Bought some practice stock yesterday to make, among other things, some 310-style dies. Might try making handles, too. I am not a professional machinist, but am close to graduating from a precision manual machinist course for aspiring machinists. There are a lot of folks here much more accomplished at machining that could do so, too. Cottage industry, anyone?

    Bill

  9. #9
    Boolit Master
    Join Date
    Nov 2008
    Location
    Central VA
    Posts
    4,275
    Scrounge,

    Most lathes are not easily adjusted to cut the required 30 TPI for the Ideal dies (carried on by Lyman until their discontinuation a couple of years ago). If you can get that setup accomplished with your machine, the rest of the process should be pretty straightforward.

    At last report, the 310 Shop was having dies custom made in calibers no longer or not readily available. From what I have heard, he’s pretty slammed with orders, so making your own may be a really good idea, and if you get to the point of providing them for others, it may be a good side hustle for you. Keep us informed of how your project works out. It sounds interesting.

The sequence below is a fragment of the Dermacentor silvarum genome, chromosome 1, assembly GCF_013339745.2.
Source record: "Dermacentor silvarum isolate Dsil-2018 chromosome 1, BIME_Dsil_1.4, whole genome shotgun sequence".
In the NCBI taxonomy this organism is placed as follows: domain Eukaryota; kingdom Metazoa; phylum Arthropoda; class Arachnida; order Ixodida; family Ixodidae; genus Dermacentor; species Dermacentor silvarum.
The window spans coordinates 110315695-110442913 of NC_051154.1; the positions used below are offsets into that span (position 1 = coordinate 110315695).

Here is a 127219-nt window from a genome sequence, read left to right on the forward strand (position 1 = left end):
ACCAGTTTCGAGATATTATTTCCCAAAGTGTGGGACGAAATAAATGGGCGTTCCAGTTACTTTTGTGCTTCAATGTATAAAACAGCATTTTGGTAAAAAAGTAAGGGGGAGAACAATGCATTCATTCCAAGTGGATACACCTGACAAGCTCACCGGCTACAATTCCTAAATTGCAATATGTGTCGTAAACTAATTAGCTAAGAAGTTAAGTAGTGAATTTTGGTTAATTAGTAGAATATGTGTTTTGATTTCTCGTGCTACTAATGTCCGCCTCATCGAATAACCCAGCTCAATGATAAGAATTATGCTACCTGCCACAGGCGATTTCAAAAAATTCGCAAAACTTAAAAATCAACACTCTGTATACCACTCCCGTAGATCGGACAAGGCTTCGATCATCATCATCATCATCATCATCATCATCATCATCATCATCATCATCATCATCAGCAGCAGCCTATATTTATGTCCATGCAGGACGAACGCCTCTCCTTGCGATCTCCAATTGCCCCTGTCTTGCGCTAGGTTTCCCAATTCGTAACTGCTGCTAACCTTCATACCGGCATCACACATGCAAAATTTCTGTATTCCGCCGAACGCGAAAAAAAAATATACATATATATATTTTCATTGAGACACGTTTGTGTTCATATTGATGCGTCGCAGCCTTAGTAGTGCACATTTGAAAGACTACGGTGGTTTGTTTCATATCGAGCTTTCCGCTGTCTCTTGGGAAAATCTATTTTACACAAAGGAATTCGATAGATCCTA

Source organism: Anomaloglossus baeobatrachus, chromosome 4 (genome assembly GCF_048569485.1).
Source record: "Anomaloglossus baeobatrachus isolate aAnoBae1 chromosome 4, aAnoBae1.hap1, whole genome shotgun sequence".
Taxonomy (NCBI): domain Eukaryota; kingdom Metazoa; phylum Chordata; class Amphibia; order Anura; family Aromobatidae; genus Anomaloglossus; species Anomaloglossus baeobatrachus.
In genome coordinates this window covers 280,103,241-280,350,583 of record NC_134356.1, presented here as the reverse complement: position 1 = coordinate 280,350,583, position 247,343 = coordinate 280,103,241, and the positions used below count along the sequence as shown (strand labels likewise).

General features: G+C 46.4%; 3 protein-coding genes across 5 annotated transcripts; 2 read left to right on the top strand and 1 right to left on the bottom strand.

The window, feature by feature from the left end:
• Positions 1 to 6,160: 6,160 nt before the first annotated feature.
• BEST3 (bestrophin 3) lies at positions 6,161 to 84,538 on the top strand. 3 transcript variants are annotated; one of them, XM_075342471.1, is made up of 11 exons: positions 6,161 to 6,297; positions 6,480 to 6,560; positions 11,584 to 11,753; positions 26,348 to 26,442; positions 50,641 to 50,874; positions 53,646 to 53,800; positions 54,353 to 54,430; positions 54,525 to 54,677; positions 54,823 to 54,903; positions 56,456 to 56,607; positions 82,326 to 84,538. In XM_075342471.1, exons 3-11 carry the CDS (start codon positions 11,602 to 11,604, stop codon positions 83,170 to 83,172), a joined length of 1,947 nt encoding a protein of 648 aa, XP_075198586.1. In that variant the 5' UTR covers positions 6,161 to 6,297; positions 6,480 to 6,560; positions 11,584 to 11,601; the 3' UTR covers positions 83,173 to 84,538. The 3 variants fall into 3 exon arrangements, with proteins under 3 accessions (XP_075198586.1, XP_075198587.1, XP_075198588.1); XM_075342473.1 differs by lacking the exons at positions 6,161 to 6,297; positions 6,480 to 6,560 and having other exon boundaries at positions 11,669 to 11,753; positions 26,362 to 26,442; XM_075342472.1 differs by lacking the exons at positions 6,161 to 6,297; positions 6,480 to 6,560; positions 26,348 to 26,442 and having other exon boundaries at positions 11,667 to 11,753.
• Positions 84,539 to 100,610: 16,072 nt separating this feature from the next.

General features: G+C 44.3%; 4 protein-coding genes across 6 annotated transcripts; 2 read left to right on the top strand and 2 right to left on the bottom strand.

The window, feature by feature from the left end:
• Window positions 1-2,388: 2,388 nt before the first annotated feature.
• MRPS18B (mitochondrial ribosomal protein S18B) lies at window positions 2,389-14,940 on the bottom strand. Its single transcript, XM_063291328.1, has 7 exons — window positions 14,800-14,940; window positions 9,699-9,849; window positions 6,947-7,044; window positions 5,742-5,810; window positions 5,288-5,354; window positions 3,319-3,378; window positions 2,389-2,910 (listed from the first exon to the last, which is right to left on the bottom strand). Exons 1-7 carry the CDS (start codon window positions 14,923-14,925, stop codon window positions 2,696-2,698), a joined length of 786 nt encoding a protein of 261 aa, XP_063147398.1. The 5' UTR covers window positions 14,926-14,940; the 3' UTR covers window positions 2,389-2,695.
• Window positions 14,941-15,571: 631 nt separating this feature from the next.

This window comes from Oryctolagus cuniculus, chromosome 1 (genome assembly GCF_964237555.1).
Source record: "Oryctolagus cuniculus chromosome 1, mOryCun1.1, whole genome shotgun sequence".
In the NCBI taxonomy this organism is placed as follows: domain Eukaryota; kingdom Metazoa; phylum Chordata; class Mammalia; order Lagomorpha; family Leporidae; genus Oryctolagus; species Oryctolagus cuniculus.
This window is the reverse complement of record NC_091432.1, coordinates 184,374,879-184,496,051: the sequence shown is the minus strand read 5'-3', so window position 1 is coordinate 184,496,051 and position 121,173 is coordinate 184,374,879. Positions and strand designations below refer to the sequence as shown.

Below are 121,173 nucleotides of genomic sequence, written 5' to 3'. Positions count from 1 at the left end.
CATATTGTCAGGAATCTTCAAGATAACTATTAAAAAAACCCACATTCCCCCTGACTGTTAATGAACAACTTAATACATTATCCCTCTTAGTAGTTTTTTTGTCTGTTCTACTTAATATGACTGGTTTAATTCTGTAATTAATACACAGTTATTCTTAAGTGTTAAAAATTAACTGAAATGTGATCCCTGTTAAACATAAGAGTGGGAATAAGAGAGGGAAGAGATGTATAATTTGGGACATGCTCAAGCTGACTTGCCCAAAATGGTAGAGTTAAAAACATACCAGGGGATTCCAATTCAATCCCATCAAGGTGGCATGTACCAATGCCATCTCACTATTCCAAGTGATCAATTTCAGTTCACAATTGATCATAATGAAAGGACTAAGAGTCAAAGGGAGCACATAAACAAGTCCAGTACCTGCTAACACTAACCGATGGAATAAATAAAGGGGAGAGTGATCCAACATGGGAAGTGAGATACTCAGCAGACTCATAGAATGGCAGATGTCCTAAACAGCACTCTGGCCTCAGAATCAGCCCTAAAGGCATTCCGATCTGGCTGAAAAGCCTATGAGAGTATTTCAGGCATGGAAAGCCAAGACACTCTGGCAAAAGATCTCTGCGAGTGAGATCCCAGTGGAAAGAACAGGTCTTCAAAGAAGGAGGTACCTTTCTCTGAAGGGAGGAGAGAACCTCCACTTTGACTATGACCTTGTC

Regards,
    Froggie
    "It aint easy being green!"

  10. #10
    Boolit Master
    Join Date
    May 2013
    Location
    Eastern WY
    Posts
    1,358
    You might check Victor Machinery, victornet.com, they list a 5/8-30 die among many other non-standard tapes and dies, should work for threading a loading die.

  11. #11
    Boolit Master



    Join Date
    Mar 2005
    Location
    Aberdeen NC & Wellington FL
    Posts
    1,162
    Mostlyleverguns, If Victor does make a 5/8x30 die that is correct for 310 dies it would be an answer to what a lot of us have been looking for to chase threads on 310 dies! Have you confirmed that their die is correct for Lyman 310 dies?

  12. #12
    Boolit Master Scrounge's Avatar
    Join Date
    Jan 2016
    Location